Welcome to The Redbird Review:
The Cardinals won a three-game series at Cincinnati but lost three dates on the MLB calendar. At 68-64, the Cards are down to 30 regular-season games. They are very much in contention for the NL’s No. 2 wild-card spot, hanging at 2 ½ games behind the Reds and Padres. Are you having fun yet?
There are two ways to look at the series in Cincinnati:
1) The Happy Talk View: The Cardinals won two out of three games from a team they need to catch in the wild-card standings. They hadn’t won a series from the Reds since late April. Before this week’s visit to the Great American Ball Park, the Cardinals had lost two consecutive series to the Reds, going 1-6 in the process. The Cardinals were 3 and ½ games out when they set up in Cincinnati. They were 2 and ½ out when they left. They picked up a game. They made progress. So if you want to complain, shaddup.
2) The Grumpy View: You gotta be kidding, right? The Cardinals messed up in Pittsburgh, blowing two leads to end up with a split in the four-game series instead of going 4-0. And they should have gone 4-0. Granted, it was a positive turn for the Cardinals to win the first two games in Cincinnati. But with the Cincy offense in a dormant state, and the Reds veering off course with six losses in their previous eight games, the Cardinals failed to seize the opportunity to sweep Wednesday’s doubleheader — and sweep the series. After winning the first game 5-4, the Cardinals couldn’t take the cudgel to the Reds in Game No. 2. Instead, the Reds recovered, fired up the offense, and walloped the Cardinals 12-2. At the end of the day, the Cardinals were 2 and ½ games out. They could have been a half-game back. Once again, the Cardinals fumbled their chance to close in. It’s September. And they air-balled a big shot.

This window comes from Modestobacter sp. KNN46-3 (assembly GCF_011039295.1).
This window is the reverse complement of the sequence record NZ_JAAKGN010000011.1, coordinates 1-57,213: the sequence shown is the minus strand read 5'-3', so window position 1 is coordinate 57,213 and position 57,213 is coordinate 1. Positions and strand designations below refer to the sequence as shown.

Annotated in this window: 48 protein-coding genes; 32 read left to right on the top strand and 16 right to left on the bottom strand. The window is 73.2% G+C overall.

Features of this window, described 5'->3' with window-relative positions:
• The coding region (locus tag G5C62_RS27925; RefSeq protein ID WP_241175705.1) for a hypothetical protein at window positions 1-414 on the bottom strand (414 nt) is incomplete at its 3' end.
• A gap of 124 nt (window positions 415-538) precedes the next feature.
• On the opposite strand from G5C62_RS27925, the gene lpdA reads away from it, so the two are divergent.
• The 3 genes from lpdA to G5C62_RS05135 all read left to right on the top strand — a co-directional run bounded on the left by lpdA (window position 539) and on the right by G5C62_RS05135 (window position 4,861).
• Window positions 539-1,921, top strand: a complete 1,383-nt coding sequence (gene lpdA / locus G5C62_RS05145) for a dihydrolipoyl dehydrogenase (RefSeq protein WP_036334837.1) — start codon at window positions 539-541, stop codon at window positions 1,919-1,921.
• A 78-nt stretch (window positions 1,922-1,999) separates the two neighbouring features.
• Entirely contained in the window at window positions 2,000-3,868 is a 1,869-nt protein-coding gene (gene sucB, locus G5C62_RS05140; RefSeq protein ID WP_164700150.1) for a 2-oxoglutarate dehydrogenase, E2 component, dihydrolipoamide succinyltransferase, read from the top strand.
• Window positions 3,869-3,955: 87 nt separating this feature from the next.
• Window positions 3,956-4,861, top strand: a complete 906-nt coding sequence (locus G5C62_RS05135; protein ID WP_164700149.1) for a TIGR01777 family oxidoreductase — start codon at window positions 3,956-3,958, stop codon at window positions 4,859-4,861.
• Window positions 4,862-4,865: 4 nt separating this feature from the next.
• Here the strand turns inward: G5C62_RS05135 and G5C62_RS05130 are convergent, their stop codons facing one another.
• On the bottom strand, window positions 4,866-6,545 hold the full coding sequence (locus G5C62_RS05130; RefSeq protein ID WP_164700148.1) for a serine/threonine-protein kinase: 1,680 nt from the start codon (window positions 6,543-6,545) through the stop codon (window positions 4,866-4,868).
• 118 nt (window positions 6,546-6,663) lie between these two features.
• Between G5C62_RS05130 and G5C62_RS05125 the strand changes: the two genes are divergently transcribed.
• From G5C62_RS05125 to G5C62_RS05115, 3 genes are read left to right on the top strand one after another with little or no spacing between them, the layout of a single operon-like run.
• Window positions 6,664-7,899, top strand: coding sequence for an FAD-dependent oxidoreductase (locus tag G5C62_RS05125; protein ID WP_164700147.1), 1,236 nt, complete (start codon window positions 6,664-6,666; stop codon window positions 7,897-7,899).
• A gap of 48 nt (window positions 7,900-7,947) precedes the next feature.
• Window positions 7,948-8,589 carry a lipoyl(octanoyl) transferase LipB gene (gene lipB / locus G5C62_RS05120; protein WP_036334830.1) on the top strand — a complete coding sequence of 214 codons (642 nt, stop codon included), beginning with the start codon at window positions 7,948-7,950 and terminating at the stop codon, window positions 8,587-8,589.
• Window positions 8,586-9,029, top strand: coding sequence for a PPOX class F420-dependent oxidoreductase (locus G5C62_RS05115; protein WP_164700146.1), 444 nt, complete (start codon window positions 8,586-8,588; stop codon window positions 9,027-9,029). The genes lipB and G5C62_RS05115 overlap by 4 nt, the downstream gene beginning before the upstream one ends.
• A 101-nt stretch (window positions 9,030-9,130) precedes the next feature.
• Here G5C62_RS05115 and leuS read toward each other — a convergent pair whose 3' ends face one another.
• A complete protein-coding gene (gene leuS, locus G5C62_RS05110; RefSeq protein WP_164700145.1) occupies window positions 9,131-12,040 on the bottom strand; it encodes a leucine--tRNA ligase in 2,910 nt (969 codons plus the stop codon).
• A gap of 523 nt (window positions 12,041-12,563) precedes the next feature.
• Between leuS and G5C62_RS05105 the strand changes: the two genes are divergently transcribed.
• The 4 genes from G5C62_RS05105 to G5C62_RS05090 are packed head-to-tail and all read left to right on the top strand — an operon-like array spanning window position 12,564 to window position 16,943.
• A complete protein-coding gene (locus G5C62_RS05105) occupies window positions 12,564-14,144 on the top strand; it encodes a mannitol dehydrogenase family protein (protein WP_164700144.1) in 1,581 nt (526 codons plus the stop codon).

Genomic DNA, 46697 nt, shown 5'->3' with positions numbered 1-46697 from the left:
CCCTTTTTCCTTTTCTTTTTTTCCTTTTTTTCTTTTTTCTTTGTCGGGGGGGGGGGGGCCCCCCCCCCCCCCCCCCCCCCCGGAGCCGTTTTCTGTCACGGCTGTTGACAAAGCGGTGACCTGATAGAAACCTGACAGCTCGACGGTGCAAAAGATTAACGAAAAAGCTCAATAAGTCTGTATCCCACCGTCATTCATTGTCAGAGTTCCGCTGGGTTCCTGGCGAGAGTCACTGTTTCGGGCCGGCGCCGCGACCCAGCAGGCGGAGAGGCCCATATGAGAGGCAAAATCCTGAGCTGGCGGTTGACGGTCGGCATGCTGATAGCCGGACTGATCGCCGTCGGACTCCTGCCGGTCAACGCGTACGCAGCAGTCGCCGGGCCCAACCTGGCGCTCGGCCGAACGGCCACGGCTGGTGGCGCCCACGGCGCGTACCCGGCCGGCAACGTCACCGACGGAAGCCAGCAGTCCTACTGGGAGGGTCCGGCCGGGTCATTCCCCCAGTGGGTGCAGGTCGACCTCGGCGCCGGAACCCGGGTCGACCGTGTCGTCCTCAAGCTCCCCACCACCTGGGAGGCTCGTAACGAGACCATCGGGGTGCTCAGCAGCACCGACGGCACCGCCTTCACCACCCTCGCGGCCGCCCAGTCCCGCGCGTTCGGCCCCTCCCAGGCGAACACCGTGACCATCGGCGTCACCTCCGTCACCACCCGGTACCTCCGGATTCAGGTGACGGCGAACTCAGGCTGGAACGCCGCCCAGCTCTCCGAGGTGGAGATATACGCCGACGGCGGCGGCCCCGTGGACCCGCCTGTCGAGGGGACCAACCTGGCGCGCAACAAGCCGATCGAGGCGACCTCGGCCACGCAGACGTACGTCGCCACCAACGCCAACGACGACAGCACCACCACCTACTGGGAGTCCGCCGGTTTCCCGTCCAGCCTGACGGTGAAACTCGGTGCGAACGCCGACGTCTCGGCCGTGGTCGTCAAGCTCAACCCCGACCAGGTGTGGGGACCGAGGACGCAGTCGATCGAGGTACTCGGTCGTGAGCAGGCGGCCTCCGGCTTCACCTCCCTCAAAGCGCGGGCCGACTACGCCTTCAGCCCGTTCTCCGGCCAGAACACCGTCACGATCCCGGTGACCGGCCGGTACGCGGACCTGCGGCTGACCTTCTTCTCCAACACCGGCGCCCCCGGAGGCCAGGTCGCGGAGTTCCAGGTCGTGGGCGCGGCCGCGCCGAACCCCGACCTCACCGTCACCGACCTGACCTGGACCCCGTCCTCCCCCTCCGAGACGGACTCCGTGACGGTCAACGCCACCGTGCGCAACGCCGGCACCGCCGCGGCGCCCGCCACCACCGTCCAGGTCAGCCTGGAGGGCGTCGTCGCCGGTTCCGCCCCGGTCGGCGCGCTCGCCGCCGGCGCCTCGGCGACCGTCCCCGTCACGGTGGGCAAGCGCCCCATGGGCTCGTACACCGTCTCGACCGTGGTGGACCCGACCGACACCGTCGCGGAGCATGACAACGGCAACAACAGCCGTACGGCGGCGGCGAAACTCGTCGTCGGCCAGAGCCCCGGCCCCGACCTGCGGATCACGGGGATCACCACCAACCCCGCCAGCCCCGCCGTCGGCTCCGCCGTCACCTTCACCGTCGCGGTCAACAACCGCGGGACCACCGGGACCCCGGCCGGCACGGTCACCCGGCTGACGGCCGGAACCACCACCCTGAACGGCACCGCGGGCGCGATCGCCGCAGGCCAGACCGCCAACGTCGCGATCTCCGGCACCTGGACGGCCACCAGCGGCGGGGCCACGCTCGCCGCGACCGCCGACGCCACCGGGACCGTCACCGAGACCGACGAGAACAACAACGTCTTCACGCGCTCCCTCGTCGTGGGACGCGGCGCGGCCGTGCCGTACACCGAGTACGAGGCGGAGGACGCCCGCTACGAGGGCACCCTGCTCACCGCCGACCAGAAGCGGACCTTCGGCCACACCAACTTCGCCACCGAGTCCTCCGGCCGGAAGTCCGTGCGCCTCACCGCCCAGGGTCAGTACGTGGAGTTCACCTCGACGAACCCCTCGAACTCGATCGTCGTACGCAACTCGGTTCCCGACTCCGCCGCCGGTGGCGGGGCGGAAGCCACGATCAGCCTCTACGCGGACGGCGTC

Yes. I agree.
There is merit to both arguments.
For the Cardinals, the most important task was winning the series and gaining ground instead of losing the series and losing ground. The Cardinals have done a poor job against winning teams this season; they’re now 23-35 in such encounters. They’ve been a losing team on the road this season (now 33-34) but found success in Cincinnati. And the Cardinals had to reverse the negative trend in their clashes with the Reds. They did that.
But upon further review … yeah, when you’ve knocked the Reds on their arses and are beginning to generate momentum after a disappointing stretch of baseball, you can’t make it so easy for the Reds to rise up and slap you around in a ridiculous 10-run loss in Wednesday’s second game.